The scandal has sparked a fierce backlash in the city-state, including angry comments on the airport’s Facebook page calling for Liew to step down
SINGAPORE • The chairman of Singapore’s award-winning Changi Airport, Liew Mun Leong, is facing growing criticism on social media after a court overturned a conviction against a domestic worker who had been charged with stealing from his household.
Singapore High Court last week acquitted Parti Liyani, an Indonesian maid, with Justice Chan Seng Onn saying that the Liew family had an “improper motive” for accusing the helper of stealing S$34,000 (RM104,202) worth of items such as watches and clothes. The court also found the testimony of Karl Liew, Liew Mun Leong’s son, questionable, according to ChannelNews Asia.
The judge noted there was reason to believe that the affluent family filed a police report against their former maid to prevent her from lodging a complaint to the Ministry of Manpower about her work arrangements, that included being illegally deployed to clean Liew’s son’s home and office in addition to Liew’s house.
When contacted, Liew said as the High Court has made its judgement of the case, he should respect it and will not make any further comments.
The scandal has sparked a fierce backlash in the city-state, including angry comments on the airport’s Facebook page calling for him to step down. It has also raised questions about how the system treated one of the city-state’s most prominent businessmen compared to a low-paid migrant worker who worked for them.
Besides being chairman of Changi Airport Group, Liew is also chairman of urban consultancy Surbana Jurong Pte Ltd and was the founding CEO of real estate giant CapitaLand Ltd. He was also on the board of Singapore Exchange Ltd and is a senior international business advisor of state investment firm Temasek Holdings Pte Ltd, among many senior leadership positions.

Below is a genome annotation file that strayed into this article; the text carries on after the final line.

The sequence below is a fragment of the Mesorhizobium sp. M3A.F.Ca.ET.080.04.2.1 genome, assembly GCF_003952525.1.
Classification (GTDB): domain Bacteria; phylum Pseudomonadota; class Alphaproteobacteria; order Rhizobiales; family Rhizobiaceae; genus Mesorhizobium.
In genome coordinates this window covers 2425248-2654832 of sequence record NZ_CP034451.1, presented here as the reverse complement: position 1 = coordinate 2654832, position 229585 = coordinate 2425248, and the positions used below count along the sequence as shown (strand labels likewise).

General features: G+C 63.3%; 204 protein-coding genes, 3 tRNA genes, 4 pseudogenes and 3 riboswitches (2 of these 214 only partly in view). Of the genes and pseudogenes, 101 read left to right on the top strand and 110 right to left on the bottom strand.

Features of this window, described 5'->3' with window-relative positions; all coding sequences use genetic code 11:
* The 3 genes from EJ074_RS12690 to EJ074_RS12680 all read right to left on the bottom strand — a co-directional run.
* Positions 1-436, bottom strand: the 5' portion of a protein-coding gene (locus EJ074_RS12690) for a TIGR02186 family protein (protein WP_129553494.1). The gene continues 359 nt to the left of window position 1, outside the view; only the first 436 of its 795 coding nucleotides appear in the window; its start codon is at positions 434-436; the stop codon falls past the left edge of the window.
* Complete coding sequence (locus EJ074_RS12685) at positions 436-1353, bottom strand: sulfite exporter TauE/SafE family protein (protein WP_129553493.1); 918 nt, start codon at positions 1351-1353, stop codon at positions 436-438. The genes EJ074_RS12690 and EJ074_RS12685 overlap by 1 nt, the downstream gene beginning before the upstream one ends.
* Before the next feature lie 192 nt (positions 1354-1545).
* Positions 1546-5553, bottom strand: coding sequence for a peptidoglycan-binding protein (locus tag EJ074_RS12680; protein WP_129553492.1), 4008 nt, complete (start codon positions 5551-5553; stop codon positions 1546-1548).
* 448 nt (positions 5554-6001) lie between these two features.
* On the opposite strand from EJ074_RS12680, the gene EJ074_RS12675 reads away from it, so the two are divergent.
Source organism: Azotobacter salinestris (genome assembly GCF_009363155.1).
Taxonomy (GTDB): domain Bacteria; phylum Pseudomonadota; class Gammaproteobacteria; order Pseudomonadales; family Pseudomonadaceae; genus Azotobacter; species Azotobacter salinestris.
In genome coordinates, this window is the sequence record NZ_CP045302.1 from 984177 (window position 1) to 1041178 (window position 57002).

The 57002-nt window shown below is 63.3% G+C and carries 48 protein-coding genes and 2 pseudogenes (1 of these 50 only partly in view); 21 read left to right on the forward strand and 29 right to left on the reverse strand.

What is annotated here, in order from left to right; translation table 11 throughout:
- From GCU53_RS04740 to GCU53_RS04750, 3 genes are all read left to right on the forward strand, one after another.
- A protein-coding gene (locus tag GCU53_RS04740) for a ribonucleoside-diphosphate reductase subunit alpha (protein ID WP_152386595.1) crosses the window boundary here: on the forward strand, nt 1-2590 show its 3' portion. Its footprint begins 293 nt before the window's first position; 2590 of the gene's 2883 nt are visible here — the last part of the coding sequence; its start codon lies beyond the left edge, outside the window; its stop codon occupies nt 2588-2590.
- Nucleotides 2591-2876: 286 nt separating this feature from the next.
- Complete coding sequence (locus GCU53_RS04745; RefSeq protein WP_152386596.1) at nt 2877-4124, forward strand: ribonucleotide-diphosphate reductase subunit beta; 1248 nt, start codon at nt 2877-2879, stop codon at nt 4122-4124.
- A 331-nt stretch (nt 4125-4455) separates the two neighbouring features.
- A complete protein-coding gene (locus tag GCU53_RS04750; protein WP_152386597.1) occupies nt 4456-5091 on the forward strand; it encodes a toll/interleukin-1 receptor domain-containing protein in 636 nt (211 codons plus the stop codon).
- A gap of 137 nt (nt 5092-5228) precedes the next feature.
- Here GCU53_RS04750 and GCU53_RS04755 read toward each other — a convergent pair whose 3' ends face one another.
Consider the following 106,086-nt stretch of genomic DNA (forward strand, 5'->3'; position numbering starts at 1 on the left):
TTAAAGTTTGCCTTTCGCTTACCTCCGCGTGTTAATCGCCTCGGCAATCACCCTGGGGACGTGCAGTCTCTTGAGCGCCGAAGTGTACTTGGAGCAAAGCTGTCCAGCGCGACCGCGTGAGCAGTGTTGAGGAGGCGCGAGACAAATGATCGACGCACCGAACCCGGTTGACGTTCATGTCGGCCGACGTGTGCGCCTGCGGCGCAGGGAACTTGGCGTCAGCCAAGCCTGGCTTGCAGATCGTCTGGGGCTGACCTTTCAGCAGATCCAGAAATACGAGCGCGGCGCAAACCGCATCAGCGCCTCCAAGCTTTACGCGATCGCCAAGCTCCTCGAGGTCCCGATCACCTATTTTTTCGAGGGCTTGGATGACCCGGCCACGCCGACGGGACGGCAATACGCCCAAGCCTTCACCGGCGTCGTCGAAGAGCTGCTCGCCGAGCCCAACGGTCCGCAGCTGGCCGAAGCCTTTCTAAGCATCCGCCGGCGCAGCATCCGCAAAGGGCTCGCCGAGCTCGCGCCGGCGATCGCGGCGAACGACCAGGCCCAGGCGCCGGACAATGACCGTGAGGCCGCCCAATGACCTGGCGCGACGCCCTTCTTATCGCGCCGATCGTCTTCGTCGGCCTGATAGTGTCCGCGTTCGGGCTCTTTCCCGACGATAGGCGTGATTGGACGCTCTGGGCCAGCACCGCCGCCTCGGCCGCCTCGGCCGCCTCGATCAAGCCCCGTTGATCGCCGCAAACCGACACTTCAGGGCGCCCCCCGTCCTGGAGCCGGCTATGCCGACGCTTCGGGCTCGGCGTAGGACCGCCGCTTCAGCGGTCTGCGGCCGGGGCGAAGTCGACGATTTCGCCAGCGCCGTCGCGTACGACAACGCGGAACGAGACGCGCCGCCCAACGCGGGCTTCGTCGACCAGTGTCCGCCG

“Something has gone wrong in some part of the chain of events,” Law and Home Affairs Minister K Shanmugam said in a post on his Facebook page. “We have to review, deal with it. At this point, we shouldn’t prejudge or speculate on which of part the process could have gone wrong. This is why reviews are being conducted.”
Singapore’s Attorney General’s Chambers is reviewing the case and the judge’s comments to see if any further action should be taken. The Ministry of Manpower and police are also reviewing how the case was handled.
Shanmugam said the process must be fair, but not a “witch hunt”, adding that the agencies will review what happened, why it happened, and “we will then need to be accountable, on what steps we will take”, so as to continue to maintain trust in the system.
Temasek’s investment arm CEO Dilhan Pillay said on Tuesday during the firm’s annual review that Liew is among many who have contributed to Singapore over the years.
“There are many individuals who have contributed to both public service and the private sector in Singa- pore, for the benefit of Singapore and our population as a whole. Liew is one of those persons,” Pillay said, responding to a question about the incident.
“The court case has just had one phase of it done, there are ongoing proceedings and I don’t think it’s appropriate for me to comment on that. What I can say is that we should hear from Liew on his side of the issue, and not come quickly to judgement until we’ve heard all sides of things.” — Bloomberg